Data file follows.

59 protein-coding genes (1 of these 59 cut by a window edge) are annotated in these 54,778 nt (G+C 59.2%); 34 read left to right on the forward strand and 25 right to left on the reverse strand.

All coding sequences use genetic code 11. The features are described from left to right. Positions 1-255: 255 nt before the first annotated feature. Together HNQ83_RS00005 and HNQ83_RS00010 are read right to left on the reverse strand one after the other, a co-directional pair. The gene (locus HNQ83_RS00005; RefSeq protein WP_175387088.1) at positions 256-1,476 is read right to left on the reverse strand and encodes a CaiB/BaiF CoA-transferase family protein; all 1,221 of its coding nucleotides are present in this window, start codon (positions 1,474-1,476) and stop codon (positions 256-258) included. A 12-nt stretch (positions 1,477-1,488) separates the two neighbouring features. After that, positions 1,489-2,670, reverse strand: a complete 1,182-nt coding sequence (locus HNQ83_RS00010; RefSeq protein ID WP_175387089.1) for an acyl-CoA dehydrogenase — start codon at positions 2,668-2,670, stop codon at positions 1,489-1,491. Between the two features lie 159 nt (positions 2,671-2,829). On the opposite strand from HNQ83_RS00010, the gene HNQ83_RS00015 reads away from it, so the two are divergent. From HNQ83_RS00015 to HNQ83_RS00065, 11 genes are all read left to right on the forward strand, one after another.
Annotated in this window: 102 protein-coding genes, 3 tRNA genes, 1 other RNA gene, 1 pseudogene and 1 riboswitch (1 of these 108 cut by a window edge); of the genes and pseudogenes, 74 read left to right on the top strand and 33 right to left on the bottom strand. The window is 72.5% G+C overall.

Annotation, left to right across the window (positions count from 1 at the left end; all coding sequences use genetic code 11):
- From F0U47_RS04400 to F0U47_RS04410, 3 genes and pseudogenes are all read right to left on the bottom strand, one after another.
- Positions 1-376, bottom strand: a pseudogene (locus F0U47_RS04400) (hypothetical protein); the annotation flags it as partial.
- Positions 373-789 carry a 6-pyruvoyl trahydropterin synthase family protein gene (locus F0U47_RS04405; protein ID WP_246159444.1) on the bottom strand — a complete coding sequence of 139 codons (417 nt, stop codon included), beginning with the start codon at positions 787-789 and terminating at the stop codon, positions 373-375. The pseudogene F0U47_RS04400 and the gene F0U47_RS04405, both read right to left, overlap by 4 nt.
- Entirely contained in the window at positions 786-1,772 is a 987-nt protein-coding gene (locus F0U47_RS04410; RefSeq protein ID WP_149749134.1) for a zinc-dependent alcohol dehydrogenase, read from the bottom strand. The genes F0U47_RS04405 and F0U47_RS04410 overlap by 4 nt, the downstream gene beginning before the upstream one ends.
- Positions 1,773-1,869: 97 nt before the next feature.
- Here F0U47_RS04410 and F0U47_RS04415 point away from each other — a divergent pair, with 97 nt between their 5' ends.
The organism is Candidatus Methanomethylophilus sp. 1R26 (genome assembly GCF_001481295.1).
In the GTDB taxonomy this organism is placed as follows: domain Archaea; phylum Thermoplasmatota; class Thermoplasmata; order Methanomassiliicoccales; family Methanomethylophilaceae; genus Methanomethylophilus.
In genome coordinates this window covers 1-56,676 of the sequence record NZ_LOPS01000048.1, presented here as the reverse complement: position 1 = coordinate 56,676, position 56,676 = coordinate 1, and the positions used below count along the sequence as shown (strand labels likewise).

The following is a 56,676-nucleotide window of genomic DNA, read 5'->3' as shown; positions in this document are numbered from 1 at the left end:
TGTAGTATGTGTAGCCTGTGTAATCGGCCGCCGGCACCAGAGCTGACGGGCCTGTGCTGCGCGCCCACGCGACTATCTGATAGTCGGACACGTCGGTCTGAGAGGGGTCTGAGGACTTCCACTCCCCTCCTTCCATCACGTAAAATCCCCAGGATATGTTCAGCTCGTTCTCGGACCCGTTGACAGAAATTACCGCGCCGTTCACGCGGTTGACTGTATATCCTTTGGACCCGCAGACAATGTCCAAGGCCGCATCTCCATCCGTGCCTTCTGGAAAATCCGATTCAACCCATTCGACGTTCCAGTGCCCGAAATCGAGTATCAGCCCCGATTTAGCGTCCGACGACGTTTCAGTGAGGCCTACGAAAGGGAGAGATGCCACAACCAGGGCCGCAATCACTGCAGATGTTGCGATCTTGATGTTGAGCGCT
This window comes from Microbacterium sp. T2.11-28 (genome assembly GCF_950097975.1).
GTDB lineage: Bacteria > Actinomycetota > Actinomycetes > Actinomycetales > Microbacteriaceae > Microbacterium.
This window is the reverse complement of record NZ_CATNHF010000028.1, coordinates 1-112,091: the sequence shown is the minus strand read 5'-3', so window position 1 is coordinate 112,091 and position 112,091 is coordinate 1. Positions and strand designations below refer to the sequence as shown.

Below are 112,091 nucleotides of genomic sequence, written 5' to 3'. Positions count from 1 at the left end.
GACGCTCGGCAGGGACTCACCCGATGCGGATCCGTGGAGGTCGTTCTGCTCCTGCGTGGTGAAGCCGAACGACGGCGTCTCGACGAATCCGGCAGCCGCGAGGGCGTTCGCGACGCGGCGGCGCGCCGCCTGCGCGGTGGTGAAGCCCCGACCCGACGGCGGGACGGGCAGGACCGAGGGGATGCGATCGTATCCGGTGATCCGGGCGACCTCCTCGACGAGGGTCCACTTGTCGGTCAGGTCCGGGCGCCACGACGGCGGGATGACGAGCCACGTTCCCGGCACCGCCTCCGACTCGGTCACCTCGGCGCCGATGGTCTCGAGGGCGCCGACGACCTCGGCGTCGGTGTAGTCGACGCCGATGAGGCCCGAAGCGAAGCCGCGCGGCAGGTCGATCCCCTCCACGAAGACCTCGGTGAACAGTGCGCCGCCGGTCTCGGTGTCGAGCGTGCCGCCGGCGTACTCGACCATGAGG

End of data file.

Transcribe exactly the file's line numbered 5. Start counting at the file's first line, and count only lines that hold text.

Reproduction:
- From F0U47_RS04400 to F0U47_RS04410, 3 genes and pseudogenes are all read right to left on the bottom strand, one after another.